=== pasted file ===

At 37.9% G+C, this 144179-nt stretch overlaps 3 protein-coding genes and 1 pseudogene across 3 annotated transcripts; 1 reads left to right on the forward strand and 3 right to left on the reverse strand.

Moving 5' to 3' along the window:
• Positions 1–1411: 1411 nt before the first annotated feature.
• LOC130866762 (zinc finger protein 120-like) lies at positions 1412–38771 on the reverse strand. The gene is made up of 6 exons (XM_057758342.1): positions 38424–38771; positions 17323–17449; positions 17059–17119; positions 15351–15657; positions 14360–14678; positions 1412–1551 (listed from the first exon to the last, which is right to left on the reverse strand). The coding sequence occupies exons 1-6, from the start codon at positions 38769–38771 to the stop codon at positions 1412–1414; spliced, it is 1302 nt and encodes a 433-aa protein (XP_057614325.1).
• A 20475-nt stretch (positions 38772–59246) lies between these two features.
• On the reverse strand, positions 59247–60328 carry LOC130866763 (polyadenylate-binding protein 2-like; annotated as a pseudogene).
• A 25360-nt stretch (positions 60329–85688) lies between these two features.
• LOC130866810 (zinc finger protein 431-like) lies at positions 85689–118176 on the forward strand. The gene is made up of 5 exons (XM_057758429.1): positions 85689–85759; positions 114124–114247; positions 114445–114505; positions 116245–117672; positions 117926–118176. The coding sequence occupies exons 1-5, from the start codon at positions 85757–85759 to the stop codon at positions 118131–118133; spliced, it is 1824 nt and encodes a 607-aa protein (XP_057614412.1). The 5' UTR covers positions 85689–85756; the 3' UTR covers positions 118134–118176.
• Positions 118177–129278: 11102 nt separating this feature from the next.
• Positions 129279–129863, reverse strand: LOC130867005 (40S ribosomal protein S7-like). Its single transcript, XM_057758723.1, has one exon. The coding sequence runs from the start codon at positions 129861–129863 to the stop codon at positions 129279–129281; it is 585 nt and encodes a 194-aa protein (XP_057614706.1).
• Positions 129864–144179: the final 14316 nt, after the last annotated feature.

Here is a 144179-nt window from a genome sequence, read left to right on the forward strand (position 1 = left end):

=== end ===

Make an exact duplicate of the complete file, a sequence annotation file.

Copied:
At 37.9% G+C, this 144179-nt stretch overlaps 3 protein-coding genes and 1 pseudogene across 3 annotated transcripts; 1 reads left to right on the forward strand and 3 right to left on the reverse strand.

Moving 5' to 3' along the window:
• Positions 1–1411: 1411 nt before the first annotated feature.
• LOC130866762 (zinc finger protein 120-like) lies at positions 1412–38771 on the reverse strand. The gene is made up of 6 exons (XM_057758342.1): positions 38424–38771; positions 17323–17449; positions 17059–17119; positions 15351–15657; positions 14360–14678; positions 1412–1551 (listed from the first exon to the last, which is right to left on the reverse strand). The coding sequence occupies exons 1-6, from the start codon at positions 38769–38771 to the stop codon at positions 1412–1414; spliced, it is 1302 nt and encodes a 433-aa protein (XP_057614325.1).
• A 20475-nt stretch (positions 38772–59246) lies between these two features.
• On the reverse strand, positions 59247–60328 carry LOC130866763 (polyadenylate-binding protein 2-like; annotated as a pseudogene).
• A 25360-nt stretch (positions 60329–85688) lies between these two features.
• LOC130866810 (zinc finger protein 431-like) lies at positions 85689–118176 on the forward strand. The gene is made up of 5 exons (XM_057758429.1): positions 85689–85759; positions 114124–114247; positions 114445–114505; positions 116245–117672; positions 117926–118176. The coding sequence occupies exons 1-5, from the start codon at positions 85757–85759 to the stop codon at positions 118131–118133; spliced, it is 1824 nt and encodes a 607-aa protein (XP_057614412.1). The 5' UTR covers positions 85689–85756; the 3' UTR covers positions 118134–118176.
• Positions 118177–129278: 11102 nt separating this feature from the next.
• Positions 129279–129863, reverse strand: LOC130867005 (40S ribosomal protein S7-like). Its single transcript, XM_057758723.1, has one exon. The coding sequence runs from the start codon at positions 129861–129863 to the stop codon at positions 129279–129281; it is 585 nt and encodes a 194-aa protein (XP_057614706.1).
• Positions 129864–144179: the final 14316 nt, after the last annotated feature.

Here is a 144179-nt window from a genome sequence, read left to right on the forward strand (position 1 = left end):